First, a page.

Day 1: Afrique
We began our unit with a card talk a la Tina Hargarden. I began with a simple question in French- when you think of Africa, what image do you think of? I asked students to quickly draw this on the card along with writing their name in large letters. This allowed us to begin talking about Africa in a personal way and to make connections between the students ideas. This helps to build some vocabulary but also build community. All of this was of course in French. I also asked students if anyone had ever visited Africa. No one had.
After our card talk, I projected a map of Africa in French and I began CI introduction to the continent with plenty of questions to engage the class. My students already know basic geographical terms from our France unit in 6th grade. But this provided a good review and also introduction to our unit.
Here are some of the questions I asked in French during the Input phase to elicit student engagement and output: Is Africa a county or a continent? What's an example of another continent? What's an example of a country in Africa or Europe.. etc.. What's the name of country in the north, south, west, east, center of Africa? What ocean/sea is next to Africa? What's the difference between a sea and an ocean. I also told them that I had visited Africa one time. I have visited Egypt when I was very young. I told them more about my trip and then told them I would love to return to Africa but that I would like to visit a French speaking country. Then I asked them which country they would want to visit most. I asked them to write the name on their card. This would be the perfect introduction for next class.
.Day 2/3: Afrique Francophone
We began with the card talk of which Africa country each student would love to visit. The two most popular countries in the class were Egypt and Madagascar. We talked in French about why those two countries are so popular and did some compare and contrast about geographical and cultural differences.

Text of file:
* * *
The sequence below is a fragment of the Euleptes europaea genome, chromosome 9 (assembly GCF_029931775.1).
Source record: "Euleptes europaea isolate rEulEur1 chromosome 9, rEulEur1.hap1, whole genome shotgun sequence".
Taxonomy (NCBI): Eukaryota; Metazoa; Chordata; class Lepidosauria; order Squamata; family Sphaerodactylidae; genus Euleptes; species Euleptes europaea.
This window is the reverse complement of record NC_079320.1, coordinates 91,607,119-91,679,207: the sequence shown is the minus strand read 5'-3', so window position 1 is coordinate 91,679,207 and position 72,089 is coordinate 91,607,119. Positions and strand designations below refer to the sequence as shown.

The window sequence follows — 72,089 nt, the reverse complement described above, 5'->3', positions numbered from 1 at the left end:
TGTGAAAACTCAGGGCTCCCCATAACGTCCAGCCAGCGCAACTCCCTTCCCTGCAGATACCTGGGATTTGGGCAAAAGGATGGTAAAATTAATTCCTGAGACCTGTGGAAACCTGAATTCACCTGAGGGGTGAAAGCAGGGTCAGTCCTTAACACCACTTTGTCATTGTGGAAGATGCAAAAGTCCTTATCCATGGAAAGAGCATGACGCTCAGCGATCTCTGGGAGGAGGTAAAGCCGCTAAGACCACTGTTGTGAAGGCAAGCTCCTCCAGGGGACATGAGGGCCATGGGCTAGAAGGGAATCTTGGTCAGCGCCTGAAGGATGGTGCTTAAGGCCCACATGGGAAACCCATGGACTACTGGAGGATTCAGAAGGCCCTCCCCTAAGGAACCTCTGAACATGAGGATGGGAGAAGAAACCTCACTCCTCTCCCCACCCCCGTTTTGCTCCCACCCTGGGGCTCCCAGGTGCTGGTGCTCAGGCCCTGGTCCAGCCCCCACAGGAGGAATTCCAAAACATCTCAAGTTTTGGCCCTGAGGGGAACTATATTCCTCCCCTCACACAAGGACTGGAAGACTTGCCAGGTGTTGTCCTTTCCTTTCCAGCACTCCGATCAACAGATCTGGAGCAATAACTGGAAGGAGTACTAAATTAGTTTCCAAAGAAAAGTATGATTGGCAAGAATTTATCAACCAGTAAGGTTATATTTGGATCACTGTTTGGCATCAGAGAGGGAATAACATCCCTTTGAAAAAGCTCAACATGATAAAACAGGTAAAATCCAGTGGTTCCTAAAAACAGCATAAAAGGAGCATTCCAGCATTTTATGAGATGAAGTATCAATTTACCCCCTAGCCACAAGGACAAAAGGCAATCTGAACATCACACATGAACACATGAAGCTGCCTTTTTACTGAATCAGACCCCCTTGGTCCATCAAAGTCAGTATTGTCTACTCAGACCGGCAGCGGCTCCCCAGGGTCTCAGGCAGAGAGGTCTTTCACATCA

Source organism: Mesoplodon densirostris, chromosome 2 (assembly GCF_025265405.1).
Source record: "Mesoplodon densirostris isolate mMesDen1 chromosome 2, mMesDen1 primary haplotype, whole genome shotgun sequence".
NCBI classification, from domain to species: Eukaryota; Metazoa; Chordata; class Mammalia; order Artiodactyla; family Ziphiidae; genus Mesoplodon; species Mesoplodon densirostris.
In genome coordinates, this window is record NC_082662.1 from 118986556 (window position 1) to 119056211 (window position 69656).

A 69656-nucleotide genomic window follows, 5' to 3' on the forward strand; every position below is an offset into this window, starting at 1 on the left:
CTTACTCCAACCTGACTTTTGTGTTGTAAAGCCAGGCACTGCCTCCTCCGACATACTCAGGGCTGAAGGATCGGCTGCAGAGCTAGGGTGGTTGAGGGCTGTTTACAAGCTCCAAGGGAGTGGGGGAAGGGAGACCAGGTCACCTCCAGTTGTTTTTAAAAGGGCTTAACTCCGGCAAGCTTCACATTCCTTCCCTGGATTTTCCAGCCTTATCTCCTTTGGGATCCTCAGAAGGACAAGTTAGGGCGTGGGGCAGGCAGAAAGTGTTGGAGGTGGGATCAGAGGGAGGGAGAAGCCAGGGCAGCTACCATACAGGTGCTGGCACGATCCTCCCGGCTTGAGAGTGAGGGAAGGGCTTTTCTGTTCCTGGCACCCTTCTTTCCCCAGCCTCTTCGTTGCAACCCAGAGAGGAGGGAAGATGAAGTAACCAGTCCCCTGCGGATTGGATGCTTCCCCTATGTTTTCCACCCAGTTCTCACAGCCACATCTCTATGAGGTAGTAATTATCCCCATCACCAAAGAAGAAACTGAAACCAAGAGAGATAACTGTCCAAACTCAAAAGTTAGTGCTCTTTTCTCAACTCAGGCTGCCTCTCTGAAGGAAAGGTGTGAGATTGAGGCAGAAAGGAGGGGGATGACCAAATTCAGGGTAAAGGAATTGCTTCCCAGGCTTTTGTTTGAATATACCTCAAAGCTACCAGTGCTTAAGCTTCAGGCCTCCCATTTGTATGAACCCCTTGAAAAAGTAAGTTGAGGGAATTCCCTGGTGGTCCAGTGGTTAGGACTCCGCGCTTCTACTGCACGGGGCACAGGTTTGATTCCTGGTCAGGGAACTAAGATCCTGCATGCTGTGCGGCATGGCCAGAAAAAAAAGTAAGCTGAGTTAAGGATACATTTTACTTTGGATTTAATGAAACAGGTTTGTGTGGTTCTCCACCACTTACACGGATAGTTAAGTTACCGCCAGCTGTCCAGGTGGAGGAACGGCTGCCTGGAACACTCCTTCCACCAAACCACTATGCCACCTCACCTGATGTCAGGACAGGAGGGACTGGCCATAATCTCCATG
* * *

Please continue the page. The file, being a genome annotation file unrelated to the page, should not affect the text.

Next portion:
I then projected a map of French speaking Africa - this allowed us to begin talking about langues in Africa in the different geographical areas and we also got in to a discussion using CI methods about why theses languages are spoken,
This was a great lead into now speaking more specifically about different Francophone countries. I used Cecile Laine's resources on Togo, Burkina Faso, Mali, Algeria, and Guinea. The Black M song Je suis Francais, led into a quick discussion about immigration in France (I did choose to do this part in English because of the topic and the language difficulty- if your students are at the Intermediate level you could do much more here).
Day 4: Senegal
As the students walked into the classroom I played Senegal Fast Food and we also completed a cloze lyrics activity.
I did a CI introduction to Senegal using a powerpoint presentation. Each slide included pictures about Senegal organized by categories: location, geography, languages, religion, population, art, food, traditional clothing, music, homes, important places.
We then read about a day in the life of a Senegalese child (page 1, page 2) We read and discussed the article together and then the students completed the IPA style interpretive reading activity created by Lisa Shepherd. The work we did upfront as a class allowed them to do this with relative ease individually.
Further readings on children in Senegal:
Enfants du Senegal (Higher level text but accessible to students through cognates and with teacher guided discussion)
Les enfants fantomes du Senegal - Petit Journal Francophone- September 11, 2016
Day 5: Student project - Francophone Country in Africa. Students prepare a speaking presentation about a country in Africa that they will research. Here is the rubric I use. I will show them again my presentation on Senegal. Remind them how I was able to talk in relatively simple French about Senegal - its location, basic information, and its culture. My students have background language from units we have done on food, geography, clothing, school life, etc from which to pull. The Francophone Africa map that we used a few days ago is an amazing tool for students to do some research in French as each country has a link to an information sheet about the country in French!
I will be posting monthly about activities I am using in my classroom, new ideas, or reviews.